20% tax rate on any income beyond $553,850
You will see these capital gains and qualified dividends tax rates conveniently included in the charts above in the most right column.
2023 Alternative Minimum Tax (AMT)
The 2023 AMT exemption amount is increased to:
- $81,300 for unmarried individuals (single people)
- $126,500 for married people filing jointly
In 2023, the 28 percent AMT rate applies to excess AMT of $220,700 for all taxpayers ($110,350 for married couples filing separate returns).
AMT exemptions phase out at 25 cents per dollar earned once AMTI reaches $578,150 for single filers and $1,156,300 for married taxpayers filing jointly.
The AMT is what nullifies many of the tax benefits given to six-figure and seven-figure income-earners.
2023 Earned Income Tax Credit (EITC)
The maximum Earned Income Tax Credit (EITC) in 2023 for single and joint filers is $560 if the filer has no children. The maximum credit is $3,995 for one child, $6,604 for two children, and $7,430 for three or more children.
Here’s another way to look at the maximum income you’re able to earn by number of children to receive a child tax credit. If the U.S. government really wants to boost the population replacement rate, perhaps it should give child tax credits for all households.
2023 Annual Gift Tax Exclusion
For 2023 the annual exclusion for gifts to individuals is $17,000, up from $16,000 in 2022. Each $17,000 gift basically reduces your estate value by $17,000.
If you have an estate valued at greater than the estate tax threshold or is likely to be above the estate tax threshold upon your death, it behooves you to give more money away or spend more. Otherwise, any money above the estate tax threshold will be taxed at 40%.
2023 Estate Tax Threshold
The 2023 estate tax threshold per person is now $12,920,000, up from $12,060,000 in 2022. But again, the estate tax threshold could come down under the Biden administration. President Biden has proposed cutting the estate tax threshold in half.
Another benefit from increasing the annual gift tax exclusion is that you can now superfund a 529 plan with $85,000 in 2023, up from $80,000 per person in 2022. After a bear market in 2022, super funding in 2023 seems like a relatively better value.
A married couple can superfund a beneficiary’s 529 plan in one lump sum with $170,000. But remember, your IRS Form 709 must reflect your option to take the five-year election.
Superfunding multiple 529 plans is one of the most tax-efficient generational wealth transfer strategies. Instead of just gifting children, grandchildren, nieces, and nephews money, gift them eduction. A great education is what will set people free.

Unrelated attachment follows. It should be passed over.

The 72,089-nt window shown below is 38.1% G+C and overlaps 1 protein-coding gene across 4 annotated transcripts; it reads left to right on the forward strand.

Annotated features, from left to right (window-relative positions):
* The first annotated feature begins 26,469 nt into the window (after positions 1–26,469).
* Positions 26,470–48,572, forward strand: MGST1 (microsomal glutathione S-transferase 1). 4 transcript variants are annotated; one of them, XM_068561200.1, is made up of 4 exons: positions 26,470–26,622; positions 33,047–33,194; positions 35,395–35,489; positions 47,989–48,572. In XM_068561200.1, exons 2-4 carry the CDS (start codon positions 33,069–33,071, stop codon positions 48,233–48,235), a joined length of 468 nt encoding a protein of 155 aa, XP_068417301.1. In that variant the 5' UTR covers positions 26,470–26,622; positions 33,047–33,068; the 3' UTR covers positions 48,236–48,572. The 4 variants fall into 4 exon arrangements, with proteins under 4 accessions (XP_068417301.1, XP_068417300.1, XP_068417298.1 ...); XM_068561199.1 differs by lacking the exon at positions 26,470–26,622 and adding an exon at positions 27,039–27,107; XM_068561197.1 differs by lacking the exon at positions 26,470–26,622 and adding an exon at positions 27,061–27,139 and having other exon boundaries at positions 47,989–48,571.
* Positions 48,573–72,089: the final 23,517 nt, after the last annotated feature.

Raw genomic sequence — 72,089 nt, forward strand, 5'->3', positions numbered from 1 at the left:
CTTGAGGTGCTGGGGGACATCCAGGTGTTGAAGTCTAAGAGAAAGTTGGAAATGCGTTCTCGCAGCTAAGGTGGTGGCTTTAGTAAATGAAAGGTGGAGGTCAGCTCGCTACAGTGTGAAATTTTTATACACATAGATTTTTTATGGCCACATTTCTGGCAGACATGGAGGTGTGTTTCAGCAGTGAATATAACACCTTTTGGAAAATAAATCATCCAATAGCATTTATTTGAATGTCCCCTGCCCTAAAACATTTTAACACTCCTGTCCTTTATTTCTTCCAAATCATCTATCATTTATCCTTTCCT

2023 Best Income Based On 2023 Income Tax Rates
Now that you know the 2023 income tax brackets, long-term capital gains tax rates, standard deduction amounts, and AMT thresholds, we can now calculate the best tax-efficient income for maximum happiness while still paying a reasonable amount of tax.
Yes, it’s true that most working Americans don’t pay federal income taxes. But someone has to pay income taxes to help support this great nation, so that might as well be us.
In terms of the ideal income based on 2023 income tax rates, I say they are:
- $182,100 MAGI for singles
- $364,200 MAGI for married couples
The above income levels face a marginal income tax rate of 24%. Any dollar over gets taxed at a more egregious 32%, an 8 percentage point jump. Why there’s such a large tax rate increase compared to only a 2 percentage point increase from 22% to 24%, I have no idea.
But if you go through a detailed budget, as I have done with a $300,000 household income, you’ll see that earning $182,100 for singles and $364,200 for married couples provides a very comfortable lifestyle for most Americans. Yes, at these income levels, AMT will still need to be paid. But the AMT amounts aren’t egregious.
These income levels are high enough to save for retirement, own a house, vacation, and raise children. But the income levels are also low enough that you’re still paying a reasonable income tax rate. The effective tax rate is actually much lower.
Budget Example Of Best Income Amount For Married Couple With Kids
2023 Best Passive Investment Income Amount To Make
Earning passive investment income that is taxed up to 15% seems ideal. Therefore, if you had zero ordinary income, the ideal passive income amount in 2023 is $492,300 for singles and $553,850 for couples.